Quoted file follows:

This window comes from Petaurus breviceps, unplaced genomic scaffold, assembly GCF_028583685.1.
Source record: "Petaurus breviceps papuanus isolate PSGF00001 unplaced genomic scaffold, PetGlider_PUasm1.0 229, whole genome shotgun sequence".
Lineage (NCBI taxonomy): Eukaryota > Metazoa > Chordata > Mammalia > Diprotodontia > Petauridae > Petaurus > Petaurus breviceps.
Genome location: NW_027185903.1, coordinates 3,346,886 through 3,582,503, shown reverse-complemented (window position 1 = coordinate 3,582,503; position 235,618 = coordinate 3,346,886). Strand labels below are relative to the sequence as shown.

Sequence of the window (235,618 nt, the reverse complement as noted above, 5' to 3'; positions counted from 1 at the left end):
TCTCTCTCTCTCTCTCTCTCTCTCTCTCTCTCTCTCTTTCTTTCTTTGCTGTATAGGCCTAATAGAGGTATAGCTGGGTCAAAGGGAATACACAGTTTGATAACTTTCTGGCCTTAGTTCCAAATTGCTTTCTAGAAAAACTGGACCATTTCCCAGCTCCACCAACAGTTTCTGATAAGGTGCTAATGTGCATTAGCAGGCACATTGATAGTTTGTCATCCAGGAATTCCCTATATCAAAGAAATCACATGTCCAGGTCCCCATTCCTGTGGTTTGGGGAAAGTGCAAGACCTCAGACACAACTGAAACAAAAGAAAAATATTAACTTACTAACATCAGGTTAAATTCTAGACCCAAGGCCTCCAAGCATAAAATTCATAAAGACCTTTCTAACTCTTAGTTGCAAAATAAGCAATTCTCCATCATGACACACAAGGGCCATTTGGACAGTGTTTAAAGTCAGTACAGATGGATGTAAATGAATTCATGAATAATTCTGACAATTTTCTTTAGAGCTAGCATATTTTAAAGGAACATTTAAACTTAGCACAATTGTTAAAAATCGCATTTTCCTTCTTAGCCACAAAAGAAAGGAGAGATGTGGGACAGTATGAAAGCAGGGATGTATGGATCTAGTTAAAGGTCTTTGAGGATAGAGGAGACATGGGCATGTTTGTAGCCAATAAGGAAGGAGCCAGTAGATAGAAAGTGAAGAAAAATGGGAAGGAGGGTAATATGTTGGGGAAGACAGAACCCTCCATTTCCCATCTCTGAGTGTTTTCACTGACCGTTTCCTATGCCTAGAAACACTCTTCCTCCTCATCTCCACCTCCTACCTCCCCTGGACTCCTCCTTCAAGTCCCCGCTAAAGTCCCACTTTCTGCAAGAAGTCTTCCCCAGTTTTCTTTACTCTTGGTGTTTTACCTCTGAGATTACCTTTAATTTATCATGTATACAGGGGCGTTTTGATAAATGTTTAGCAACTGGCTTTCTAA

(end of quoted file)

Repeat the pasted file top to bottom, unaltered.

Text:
This window comes from Petaurus breviceps, unplaced genomic scaffold, assembly GCF_028583685.1.
Source record: "Petaurus breviceps papuanus isolate PSGF00001 unplaced genomic scaffold, PetGlider_PUasm1.0 229, whole genome shotgun sequence".
Lineage (NCBI taxonomy): Eukaryota > Metazoa > Chordata > Mammalia > Diprotodontia > Petauridae > Petaurus > Petaurus breviceps.
Genome location: NW_027185903.1, coordinates 3,346,886 through 3,582,503, shown reverse-complemented (window position 1 = coordinate 3,582,503; position 235,618 = coordinate 3,346,886). Strand labels below are relative to the sequence as shown.

Sequence of the window (235,618 nt, the reverse complement as noted above, 5' to 3'; positions counted from 1 at the left end):
TCTCTCTCTCTCTCTCTCTCTCTCTCTCTCTCTCTCTTTCTTTCTTTGCTGTATAGGCCTAATAGAGGTATAGCTGGGTCAAAGGGAATACACAGTTTGATAACTTTCTGGCCTTAGTTCCAAATTGCTTTCTAGAAAAACTGGACCATTTCCCAGCTCCACCAACAGTTTCTGATAAGGTGCTAATGTGCATTAGCAGGCACATTGATAGTTTGTCATCCAGGAATTCCCTATATCAAAGAAATCACATGTCCAGGTCCCCATTCCTGTGGTTTGGGGAAAGTGCAAGACCTCAGACACAACTGAAACAAAAGAAAAATATTAACTTACTAACATCAGGTTAAATTCTAGACCCAAGGCCTCCAAGCATAAAATTCATAAAGACCTTTCTAACTCTTAGTTGCAAAATAAGCAATTCTCCATCATGACACACAAGGGCCATTTGGACAGTGTTTAAAGTCAGTACAGATGGATGTAAATGAATTCATGAATAATTCTGACAATTTTCTTTAGAGCTAGCATATTTTAAAGGAACATTTAAACTTAGCACAATTGTTAAAAATCGCATTTTCCTTCTTAGCCACAAAAGAAAGGAGAGATGTGGGACAGTATGAAAGCAGGGATGTATGGATCTAGTTAAAGGTCTTTGAGGATAGAGGAGACATGGGCATGTTTGTAGCCAATAAGGAAGGAGCCAGTAGATAGAAAGTGAAGAAAAATGGGAAGGAGGGTAATATGTTGGGGAAGACAGAACCCTCCATTTCCCATCTCTGAGTGTTTTCACTGACCGTTTCCTATGCCTAGAAACACTCTTCCTCCTCATCTCCACCTCCTACCTCCCCTGGACTCCTCCTTCAAGTCCCCGCTAAAGTCCCACTTTCTGCAAGAAGTCTTCCCCAGTTTTCTTTACTCTTGGTGTTTTACCTCTGAGATTACCTTTAATTTATCATGTATACAGGGGCGTTTTGATAAATGTTTAGCAACTGGCTTTCTAA